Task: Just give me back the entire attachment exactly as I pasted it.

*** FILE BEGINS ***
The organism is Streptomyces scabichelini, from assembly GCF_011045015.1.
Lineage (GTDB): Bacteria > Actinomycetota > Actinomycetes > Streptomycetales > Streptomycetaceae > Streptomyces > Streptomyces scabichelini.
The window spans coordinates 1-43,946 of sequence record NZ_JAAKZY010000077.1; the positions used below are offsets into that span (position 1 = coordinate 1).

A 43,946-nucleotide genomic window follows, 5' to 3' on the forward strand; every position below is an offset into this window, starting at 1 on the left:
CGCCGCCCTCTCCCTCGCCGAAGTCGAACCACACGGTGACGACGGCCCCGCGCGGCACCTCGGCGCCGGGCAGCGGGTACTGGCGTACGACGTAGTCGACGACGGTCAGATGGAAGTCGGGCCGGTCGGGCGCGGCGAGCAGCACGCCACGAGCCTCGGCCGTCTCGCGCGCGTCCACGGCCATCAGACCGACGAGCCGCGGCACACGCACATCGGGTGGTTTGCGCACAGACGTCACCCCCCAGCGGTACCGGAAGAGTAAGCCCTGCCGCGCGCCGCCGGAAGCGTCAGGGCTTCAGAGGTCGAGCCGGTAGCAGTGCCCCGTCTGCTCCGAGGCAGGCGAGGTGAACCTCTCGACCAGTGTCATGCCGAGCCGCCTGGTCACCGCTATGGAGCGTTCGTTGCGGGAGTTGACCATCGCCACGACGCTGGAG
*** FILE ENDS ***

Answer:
The organism is Streptomyces scabichelini, from assembly GCF_011045015.1.
Lineage (GTDB): Bacteria > Actinomycetota > Actinomycetes > Streptomycetales > Streptomycetaceae > Streptomyces > Streptomyces scabichelini.
The window spans coordinates 1-43,946 of sequence record NZ_JAAKZY010000077.1; the positions used below are offsets into that span (position 1 = coordinate 1).

A 43,946-nucleotide genomic window follows, 5' to 3' on the forward strand; every position below is an offset into this window, starting at 1 on the left:
CGCCGCCCTCTCCCTCGCCGAAGTCGAACCACACGGTGACGACGGCCCCGCGCGGCACCTCGGCGCCGGGCAGCGGGTACTGGCGTACGACGTAGTCGACGACGGTCAGATGGAAGTCGGGCCGGTCGGGCGCGGCGAGCAGCACGCCACGAGCCTCGGCCGTCTCGCGCGCGTCCACGGCCATCAGACCGACGAGCCGCGGCACACGCACATCGGGTGGTTTGCGCACAGACGTCACCCCCCAGCGGTACCGGAAGAGTAAGCCCTGCCGCGCGCCGCCGGAAGCGTCAGGGCTTCAGAGGTCGAGCCGGTAGCAGTGCCCCGTCTGCTCCGAGGCAGGCGAGGTGAACCTCTCGACCAGTGTCATGCCGAGCCGCCTGGTCACCGCTATGGAGCGTTCGTTGCGGGAGTTGACCATCGCCACGACGCTGGAG